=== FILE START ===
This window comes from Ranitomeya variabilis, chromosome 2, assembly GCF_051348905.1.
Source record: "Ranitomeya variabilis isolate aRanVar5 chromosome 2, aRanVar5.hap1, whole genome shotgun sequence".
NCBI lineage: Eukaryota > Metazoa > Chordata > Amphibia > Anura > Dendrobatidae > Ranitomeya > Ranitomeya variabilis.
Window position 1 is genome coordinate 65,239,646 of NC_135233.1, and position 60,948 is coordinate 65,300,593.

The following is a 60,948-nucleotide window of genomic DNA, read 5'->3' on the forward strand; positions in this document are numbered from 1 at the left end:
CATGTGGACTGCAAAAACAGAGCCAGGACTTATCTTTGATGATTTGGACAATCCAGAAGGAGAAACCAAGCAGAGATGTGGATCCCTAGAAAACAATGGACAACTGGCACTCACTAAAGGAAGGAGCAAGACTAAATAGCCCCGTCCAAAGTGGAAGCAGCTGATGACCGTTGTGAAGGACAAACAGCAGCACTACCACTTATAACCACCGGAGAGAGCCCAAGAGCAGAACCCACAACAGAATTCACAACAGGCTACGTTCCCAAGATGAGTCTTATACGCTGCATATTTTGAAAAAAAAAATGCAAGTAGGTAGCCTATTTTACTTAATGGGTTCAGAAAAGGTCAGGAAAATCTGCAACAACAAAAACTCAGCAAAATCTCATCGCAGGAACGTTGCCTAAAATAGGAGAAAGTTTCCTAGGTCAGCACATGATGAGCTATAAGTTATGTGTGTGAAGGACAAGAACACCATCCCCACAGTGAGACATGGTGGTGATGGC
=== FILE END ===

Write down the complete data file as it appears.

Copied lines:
This window comes from Ranitomeya variabilis, chromosome 2, assembly GCF_051348905.1.
Source record: "Ranitomeya variabilis isolate aRanVar5 chromosome 2, aRanVar5.hap1, whole genome shotgun sequence".
NCBI lineage: Eukaryota > Metazoa > Chordata > Amphibia > Anura > Dendrobatidae > Ranitomeya > Ranitomeya variabilis.
Window position 1 is genome coordinate 65,239,646 of NC_135233.1, and position 60,948 is coordinate 65,300,593.

The following is a 60,948-nucleotide window of genomic DNA, read 5'->3' on the forward strand; positions in this document are numbered from 1 at the left end:
CATGTGGACTGCAAAAACAGAGCCAGGACTTATCTTTGATGATTTGGACAATCCAGAAGGAGAAACCAAGCAGAGATGTGGATCCCTAGAAAACAATGGACAACTGGCACTCACTAAAGGAAGGAGCAAGACTAAATAGCCCCGTCCAAAGTGGAAGCAGCTGATGACCGTTGTGAAGGACAAACAGCAGCACTACCACTTATAACCACCGGAGAGAGCCCAAGAGCAGAACCCACAACAGAATTCACAACAGGCTACGTTCCCAAGATGAGTCTTATACGCTGCATATTTTGAAAAAAAAAATGCAAGTAGGTAGCCTATTTTACTTAATGGGTTCAGAAAAGGTCAGGAAAATCTGCAACAACAAAAACTCAGCAAAATCTCATCGCAGGAACGTTGCCTAAAATAGGAGAAAGTTTCCTAGGTCAGCACATGATGAGCTATAAGTTATGTGTGTGAAGGACAAGAACACCATCCCCACAGTGAGACATGGTGGTGATGGC